Chapter

“to put forth almost superhuman efforts to regain their children”

Mary Farmer-Kaiser

in Freedwomen and the Freedmen's Bureau

Published by Fordham University Press

Published in print May 2010 | ISBN: 9780823232116
Published online March 2011 | e-ISBN: 9780823234943 | DOI: http://dx.doi.org/10.5422/fso/9780823232116.003.0005

Series: Reconstructing America

“to put forth almost             superhuman efforts to regain their children”

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Emancipation and the legal recognition of the African-American family that it conferred had granted, at least in theory, black parents the right to claim and control their own progeny. In some ways, black parents found that maintaining the integrity of their families in emancipation could be as difficult as it had been in slavery. In particular, the privileges that came with parenthood—that is, the right to custody and control of children—were far more difficult to secure. Perhaps the most serious threat to black families and African-American parental authority in the immediate post-emancipation era was the apprenticeship system. Yet black mothers also faced custody battles with freedmen who sought to assert their rights as free and independent men by claiming control over the lives and labors of their families. Clashes over freedchildren demonstrated the willingness of the Freedmen's Bureau to intervene in African Americans' lives in an effort to defend free labor and, with that, to prevent black parents from being “deprived of the services of their children”.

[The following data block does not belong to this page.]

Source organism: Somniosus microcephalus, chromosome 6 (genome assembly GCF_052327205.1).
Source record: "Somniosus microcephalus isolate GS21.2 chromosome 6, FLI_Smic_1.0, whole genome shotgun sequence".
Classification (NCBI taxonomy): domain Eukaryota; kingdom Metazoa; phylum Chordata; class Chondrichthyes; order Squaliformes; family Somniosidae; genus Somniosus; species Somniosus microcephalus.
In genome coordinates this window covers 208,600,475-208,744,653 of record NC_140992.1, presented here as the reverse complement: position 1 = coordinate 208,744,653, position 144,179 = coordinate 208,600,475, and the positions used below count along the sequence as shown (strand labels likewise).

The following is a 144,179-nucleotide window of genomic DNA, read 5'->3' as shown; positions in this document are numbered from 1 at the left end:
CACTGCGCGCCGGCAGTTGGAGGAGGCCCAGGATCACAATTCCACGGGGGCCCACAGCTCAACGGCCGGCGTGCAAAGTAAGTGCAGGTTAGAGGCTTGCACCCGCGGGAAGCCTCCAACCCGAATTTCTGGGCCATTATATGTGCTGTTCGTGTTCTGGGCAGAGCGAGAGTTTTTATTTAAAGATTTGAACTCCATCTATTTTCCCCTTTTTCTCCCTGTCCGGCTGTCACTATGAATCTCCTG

Keywords: Freedmen's Bureau; black parents; custody battles; emancipation; parenthood; parental authority; apprenticeship system; freedchildren; African-American family

Chapter.  21356 words. 

Subjects: Social and Cultural History

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